Scientists have discovered 14 new transient objects during a time-lapse study of a galaxy they’ve dubbed the “Christmas Tree Galaxy Cluster.”
The scientists used NASA’s James Webb Space Telescope (JWST) for the study of galaxy cluster MACS0416, located about 4.3 billion light years from Earth.
“Transients are objects in space, like individual stars, that appear to suddenly brighten by orders of magnitudes and then fade away,” says Haojing Yan, an associate professor in the physics and astronomy department at the University of Missouri.
“These transient objects appear bright for only a short period of time and then are gone; it’s like we’re peering through a shifting magnifying glass.
“Right now, we have this rare chance that nature has given us to get a detailed view of individual stars that are located very far away. While we are currently only able to see the brightest ones, if we do this long enough—and frequently enough—we will be able to determine how many bright stars there are, and how massive they are.”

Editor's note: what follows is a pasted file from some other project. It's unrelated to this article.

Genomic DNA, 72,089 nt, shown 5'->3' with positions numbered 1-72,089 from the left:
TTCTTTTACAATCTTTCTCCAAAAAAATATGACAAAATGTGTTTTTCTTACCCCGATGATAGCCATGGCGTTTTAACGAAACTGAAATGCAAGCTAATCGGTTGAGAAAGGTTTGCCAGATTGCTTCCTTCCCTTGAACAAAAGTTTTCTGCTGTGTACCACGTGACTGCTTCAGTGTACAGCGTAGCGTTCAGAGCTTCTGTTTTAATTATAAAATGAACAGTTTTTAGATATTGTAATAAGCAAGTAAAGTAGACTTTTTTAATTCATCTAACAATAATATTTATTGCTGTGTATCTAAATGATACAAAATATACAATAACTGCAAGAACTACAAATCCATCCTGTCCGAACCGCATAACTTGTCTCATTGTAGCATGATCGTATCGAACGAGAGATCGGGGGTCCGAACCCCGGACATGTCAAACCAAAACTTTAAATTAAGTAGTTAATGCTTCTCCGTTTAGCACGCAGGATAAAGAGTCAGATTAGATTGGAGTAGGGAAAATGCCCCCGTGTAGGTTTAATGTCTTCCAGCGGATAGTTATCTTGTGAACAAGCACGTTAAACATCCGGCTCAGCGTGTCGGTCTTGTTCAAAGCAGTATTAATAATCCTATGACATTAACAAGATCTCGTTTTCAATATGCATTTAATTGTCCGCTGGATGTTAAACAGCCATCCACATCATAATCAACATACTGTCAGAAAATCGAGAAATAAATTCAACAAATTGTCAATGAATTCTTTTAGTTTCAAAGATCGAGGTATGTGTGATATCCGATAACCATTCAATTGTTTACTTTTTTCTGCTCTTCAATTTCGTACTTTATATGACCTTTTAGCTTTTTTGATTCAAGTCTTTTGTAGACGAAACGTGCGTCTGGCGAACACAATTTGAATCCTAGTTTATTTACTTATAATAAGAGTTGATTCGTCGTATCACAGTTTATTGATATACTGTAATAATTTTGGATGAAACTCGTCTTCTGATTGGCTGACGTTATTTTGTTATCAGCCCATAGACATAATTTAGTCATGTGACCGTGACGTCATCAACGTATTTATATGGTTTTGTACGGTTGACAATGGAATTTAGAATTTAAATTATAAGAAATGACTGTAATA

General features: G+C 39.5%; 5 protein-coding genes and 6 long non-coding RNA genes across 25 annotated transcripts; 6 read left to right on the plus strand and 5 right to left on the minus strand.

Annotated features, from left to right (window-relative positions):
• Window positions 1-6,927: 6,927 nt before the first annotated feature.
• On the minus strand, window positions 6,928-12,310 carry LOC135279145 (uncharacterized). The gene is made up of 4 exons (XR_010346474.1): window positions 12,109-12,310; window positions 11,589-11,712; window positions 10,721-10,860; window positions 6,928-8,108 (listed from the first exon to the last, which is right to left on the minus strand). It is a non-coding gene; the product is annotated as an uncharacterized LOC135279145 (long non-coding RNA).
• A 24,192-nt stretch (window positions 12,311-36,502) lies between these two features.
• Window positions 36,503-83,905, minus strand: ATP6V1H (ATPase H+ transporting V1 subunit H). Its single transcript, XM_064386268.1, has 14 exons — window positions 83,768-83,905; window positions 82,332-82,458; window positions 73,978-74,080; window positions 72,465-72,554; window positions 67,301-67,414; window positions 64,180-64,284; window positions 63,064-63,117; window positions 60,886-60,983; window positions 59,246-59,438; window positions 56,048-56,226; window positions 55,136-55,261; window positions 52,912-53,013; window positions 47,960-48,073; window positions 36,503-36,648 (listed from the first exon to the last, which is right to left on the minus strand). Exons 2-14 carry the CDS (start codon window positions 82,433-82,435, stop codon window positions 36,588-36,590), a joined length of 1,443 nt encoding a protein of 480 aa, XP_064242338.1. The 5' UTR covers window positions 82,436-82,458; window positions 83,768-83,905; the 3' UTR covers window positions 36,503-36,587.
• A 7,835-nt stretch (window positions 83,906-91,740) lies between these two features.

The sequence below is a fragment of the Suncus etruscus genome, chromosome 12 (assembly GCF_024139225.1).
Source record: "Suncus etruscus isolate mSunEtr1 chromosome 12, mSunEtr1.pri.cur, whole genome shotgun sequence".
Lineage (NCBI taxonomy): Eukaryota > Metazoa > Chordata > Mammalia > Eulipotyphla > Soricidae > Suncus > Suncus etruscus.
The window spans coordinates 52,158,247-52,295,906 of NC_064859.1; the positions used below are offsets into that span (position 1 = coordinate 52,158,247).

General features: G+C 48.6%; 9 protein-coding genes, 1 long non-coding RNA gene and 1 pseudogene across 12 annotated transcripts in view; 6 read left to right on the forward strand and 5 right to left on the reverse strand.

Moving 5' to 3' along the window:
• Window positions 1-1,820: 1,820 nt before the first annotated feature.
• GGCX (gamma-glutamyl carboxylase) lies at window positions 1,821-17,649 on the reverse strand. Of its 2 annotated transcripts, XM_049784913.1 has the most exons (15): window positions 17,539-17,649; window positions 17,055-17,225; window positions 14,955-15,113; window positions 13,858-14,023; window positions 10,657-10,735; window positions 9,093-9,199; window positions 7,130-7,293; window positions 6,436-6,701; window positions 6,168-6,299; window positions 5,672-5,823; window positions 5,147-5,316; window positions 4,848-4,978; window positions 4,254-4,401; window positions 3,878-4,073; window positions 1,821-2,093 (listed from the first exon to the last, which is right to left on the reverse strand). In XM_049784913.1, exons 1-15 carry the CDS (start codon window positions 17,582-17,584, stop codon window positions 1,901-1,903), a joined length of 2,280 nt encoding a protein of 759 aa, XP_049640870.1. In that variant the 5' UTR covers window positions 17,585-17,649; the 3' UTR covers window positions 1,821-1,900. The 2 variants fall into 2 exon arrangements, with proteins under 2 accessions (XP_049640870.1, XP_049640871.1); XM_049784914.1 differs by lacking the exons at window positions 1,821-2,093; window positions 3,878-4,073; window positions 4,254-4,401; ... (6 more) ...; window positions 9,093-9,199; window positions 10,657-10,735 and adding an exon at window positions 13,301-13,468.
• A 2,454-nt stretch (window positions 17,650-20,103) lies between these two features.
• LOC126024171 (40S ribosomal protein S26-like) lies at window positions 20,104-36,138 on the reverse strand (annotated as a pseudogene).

Using the advanced technological capabilities of the JWST, the researchers confirmed what’s causing the galaxy cluster’s “flickering lights” or transients that scientists first saw years ago using NASA’s Hubble Space Telescope.
“We’re calling MACS0416 the Christmas Tree Galaxy Cluster, both because it’s so colorful and because of the flickering lights we find within it,” Yan says. “We can see so many transients in certain regions of this area because of a phenomenon known as gravitational lensing, which is magnifying galaxies behind this cluster.”
The team discovered the transients by studying four sets of images taken by JWST of the galaxy cluster over a period of 126 days, or about four months. Yan is particularly excited that two of the transients are supernovae—stars that are at the end of their lifespans—because the team can use them to study the supernovae’s host galaxies.
“The two supernovae and the other twelve extremely magnified stars are of different nature, but they are all important,” Yan says.
“We have traced the change in brightness over time through their light curves, and by examining in detail how the light changes over time, we’ll eventually be able to know what kind of stars they are. More importantly, we’ll be able to understand the detailed structure of the magnifying glass and how it relates to dark matter distribution. This is a completely new view of the universe that’s been opened by JWST.”
The study has been accepted for publication in the Astrophysical Journal.
Source: University of Missouri